The male stereotype being pushed by the prevailing received wisdom from feminists is that we do all behave in this appalling fashion. Mr Lanham's completely correct description of the behaviour of the overwhelming majority of men has been utterly forgotten, with the result that men shy away from occupations such as primary school teaching and anything to do with children. Anyone describing male behaviour, as he has, is risking the accusation that he is just "another man", so doesn't understand, or, worse, is defending the behaviour.
Those accusations, and the futility of trying to deny them, have cowed honest and normal – yes, normal – men; yet, ironically, emboldened the grinning and leering gropers.
All this media stuff about groping men recalls my teenage years during the Second World War. If I was sitting in a cinema and a man with wandering hands came and sat alongside, I dispatched him with the use of a strong pin which I kept in the seam of my coat lapels (all our coats had lapels then).
It was very effective. Come on, girls – draw some blood.
Might we look forward to hearing again from Geoff Harris (letter, 27 February) when he has slapped the face of the boss or other influential person who has placed an uninvited hand on his leg, bottom or other part of his anatomy? The outcome would be so very interesting.
The legal right to light
Mary Dejevsky (Notebook, 27 February) gives a confused picture on the right to light. Yes, there is still, until the law is changed, a legal right to light between neighbouring owners. That right may in certain circumstances enable one to prevent a landowner from proceeding with a development, even when he has obtained a planning consent. This is where the confusion has crept in.
Mary Dejevsky talks of members of the council planning committee visiting her flat. Yes, they are rightly concerned about the impact of any proposed development, but only on planning grounds in terms of the effect on sunlight and daylight enjoyed by the neighbouring residential accommodation, including her flat. There are planning guidelines to be observed and these can involve "a whole volume of calculations" .
However, the right to light between neighbouring owners is enshrined in Acts of Parliament and common law, and this is not a valid planning consideration. So a would-be developer may be granted planning consent if the guidelines on sunlight and daylight are satisfied, but he may still fall at the hurdle of his neighbour's legal right to light, who may be able to obtain a court injunction preventing the development. Again, there are guidelines evolved through case law that may involve further calculations, but these are different from those under the planning guidelines. And the arbiter is not the local planning authority but the courts.
There are reputable specialist consultants in practice in this area. Application should be made to the Royal Institution of Chartered Surveyors for a list of names.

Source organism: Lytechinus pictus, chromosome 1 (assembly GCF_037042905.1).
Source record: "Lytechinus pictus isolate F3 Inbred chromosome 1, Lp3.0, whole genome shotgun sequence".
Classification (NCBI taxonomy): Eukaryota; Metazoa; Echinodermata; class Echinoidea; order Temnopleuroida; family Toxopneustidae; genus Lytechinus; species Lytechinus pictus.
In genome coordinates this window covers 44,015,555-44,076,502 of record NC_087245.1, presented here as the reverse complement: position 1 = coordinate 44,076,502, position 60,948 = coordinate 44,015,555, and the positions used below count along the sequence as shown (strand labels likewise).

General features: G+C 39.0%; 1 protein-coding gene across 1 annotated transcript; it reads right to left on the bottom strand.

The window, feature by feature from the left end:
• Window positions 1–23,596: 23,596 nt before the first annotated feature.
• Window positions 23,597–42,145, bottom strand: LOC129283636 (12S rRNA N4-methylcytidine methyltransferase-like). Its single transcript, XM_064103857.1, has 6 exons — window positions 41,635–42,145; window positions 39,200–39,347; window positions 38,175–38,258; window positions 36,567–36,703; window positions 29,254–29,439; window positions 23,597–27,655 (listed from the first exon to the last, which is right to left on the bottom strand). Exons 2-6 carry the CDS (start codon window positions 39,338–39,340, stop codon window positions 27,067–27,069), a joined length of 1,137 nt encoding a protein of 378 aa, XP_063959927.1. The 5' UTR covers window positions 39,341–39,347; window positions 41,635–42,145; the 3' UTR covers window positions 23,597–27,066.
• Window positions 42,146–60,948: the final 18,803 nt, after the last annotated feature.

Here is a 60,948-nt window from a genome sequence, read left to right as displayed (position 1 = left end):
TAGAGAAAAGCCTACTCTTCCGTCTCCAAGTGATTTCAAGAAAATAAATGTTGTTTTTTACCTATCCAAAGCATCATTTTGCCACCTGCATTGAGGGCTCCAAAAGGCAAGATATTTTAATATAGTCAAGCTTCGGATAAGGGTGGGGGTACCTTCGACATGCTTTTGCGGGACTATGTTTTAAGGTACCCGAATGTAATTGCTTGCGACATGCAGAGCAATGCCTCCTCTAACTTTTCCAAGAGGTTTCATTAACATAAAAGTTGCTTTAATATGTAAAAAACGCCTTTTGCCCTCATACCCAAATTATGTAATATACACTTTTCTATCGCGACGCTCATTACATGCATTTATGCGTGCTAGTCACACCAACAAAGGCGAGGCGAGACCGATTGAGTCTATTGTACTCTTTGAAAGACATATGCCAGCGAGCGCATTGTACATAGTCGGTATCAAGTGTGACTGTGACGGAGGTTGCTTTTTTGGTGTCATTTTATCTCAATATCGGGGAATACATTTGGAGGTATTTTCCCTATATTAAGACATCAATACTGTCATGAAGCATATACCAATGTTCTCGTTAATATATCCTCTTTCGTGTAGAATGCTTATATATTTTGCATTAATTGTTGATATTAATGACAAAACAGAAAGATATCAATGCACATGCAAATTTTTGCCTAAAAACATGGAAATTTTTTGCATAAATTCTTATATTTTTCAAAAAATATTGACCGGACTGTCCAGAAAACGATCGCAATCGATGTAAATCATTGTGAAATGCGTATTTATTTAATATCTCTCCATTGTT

Bevin's plea for the bomb
Notwithstanding Lady Miller (letter, 28 February), I submit that the ground for an independent UK nuclear deterrent goes back to 1945, when newly appointed Foreign Secretary Ernest Bevin got a royal bullying from the US, then the sole nuclear power.
Back in Britain he declared: "I do not want any other Foreign Secretary of this country to be talked at, or to, as I was. We've got to have this thing over here, whatever it costs. We've got to have the bloody Union Jack on top of it."
How far do we really still trust our transatlantic cousins?
Case for the jury
Ian Craine (letter, 28 February) asks: "What would be wrong with a panel of three lawyers deciding guilt or innocence?" But the onus is on those proposing change to prove its necessity. Perhaps judges need to look at the guidance which they give to juries.
The French inquisatorial system comes from a completely different tradition. Our adversarial system, which Crane sneers at as "a gentleman's debating society", represents a hard-won right for the defendant to be legally represented, and for his counsel to question witnesses and present arguments; what Crane calls a "cult of amateurishness" (another sneer) is a right to be judged by our peers.
We are supposed to stop paying down our debts to help the economy (and to be skewered if we try to save for retirement – which we are supposed to do as we should not rely on the state pension). So we might get negative interest rates to encourage us to borrow rather than save. But Osborne is trying to stimulate the economy, so that he can pay down his debt. Does this make sense to anyone?
That admirable columnist Grace Dent, in the course of her piece on 27 February, uses the expression "shonky address". I know what "address" means, but what on earth does "shonky" mean? Is it perhaps a misprint, or, on the other hand, an expression that has not yet reached the remote wilderness of the provinces from the distant capital?
A C Bolger